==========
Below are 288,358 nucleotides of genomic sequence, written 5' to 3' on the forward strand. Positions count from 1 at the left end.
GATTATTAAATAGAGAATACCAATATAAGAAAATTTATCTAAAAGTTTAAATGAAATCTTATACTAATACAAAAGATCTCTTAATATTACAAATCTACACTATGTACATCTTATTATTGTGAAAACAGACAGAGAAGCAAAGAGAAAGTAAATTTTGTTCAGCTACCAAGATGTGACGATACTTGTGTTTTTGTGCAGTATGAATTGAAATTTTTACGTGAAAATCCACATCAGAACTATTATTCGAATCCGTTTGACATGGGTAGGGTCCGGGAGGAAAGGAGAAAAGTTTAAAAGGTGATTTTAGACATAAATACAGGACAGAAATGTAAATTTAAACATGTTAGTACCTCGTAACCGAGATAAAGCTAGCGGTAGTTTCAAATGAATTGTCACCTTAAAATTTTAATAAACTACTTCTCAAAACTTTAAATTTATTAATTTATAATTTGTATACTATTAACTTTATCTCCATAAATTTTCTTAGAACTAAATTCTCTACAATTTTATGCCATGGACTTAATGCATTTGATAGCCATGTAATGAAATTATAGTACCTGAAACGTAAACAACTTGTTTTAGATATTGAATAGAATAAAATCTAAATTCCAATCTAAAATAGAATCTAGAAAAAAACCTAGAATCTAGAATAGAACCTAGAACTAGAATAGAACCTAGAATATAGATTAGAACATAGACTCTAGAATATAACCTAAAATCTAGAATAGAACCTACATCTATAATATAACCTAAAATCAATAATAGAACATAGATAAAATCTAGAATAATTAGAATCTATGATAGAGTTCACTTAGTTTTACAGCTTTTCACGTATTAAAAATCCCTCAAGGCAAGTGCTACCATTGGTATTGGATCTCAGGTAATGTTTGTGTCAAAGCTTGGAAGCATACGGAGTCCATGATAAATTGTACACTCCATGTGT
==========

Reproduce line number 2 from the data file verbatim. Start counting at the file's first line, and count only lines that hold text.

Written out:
GATTATTAAATAGAGAATACCAATATAAGAAAATTTATCTAAAAGTTTAAATGAAATCTTATACTAATACAAAAGATCTCTTAATATTACAAATCTACACTATGTACATCTTATTATTGTGAAAACAGACAGAGAAGCAAAGAGAAAGTAAATTTTGTTCAGCTACCAAGATGTGACGATACTTGTGTTTTTGTGCAGTATGAATTGAAATTTTTACGTGAAAATCCACATCAGAACTATTATTCGAATCCGTTTGACATGGGTAGGGTCCGGGAGGAAAGGAGAAAAGTTTAAAAGGTGATTTTAGACATAAATACAGGACAGAAATGTAAATTTAAACATGTTAGTACCTCGTAACCGAGATAAAGCTAGCGGTAGTTTCAAATGAATTGTCACCTTAAAATTTTAATAAACTACTTCTCAAAACTTTAAATTTATTAATTTATAATTTGTATACTATTAACTTTATCTCCATAAATTTTCTTAGAACTAAATTCTCTACAATTTTATGCCATGGACTTAATGCATTTGATAGCCATGTAATGAAATTATAGTACCTGAAACGTAAACAACTTGTTTTAGATATTGAATAGAATAAAATCTAAATTCCAATCTAAAATAGAATCTAGAAAAAAACCTAGAATCTAGAATAGAACCTAGAACTAGAATAGAACCTAGAATATAGATTAGAACATAGACTCTAGAATATAACCTAAAATCTAGAATAGAACCTACATCTATAATATAACCTAAAATCAATAATAGAACATAGATAAAATCTAGAATAATTAGAATCTATGATAGAGTTCACTTAGTTTTACAGCTTTTCACGTATTAAAAATCCCTCAAGGCAAGTGCTACCATTGGTATTGGATCTCAGGTAATGTTTGTGTCAAAGCTTGGAAGCATACGGAGTCCATGATAAATTGTACACTCCATGTGT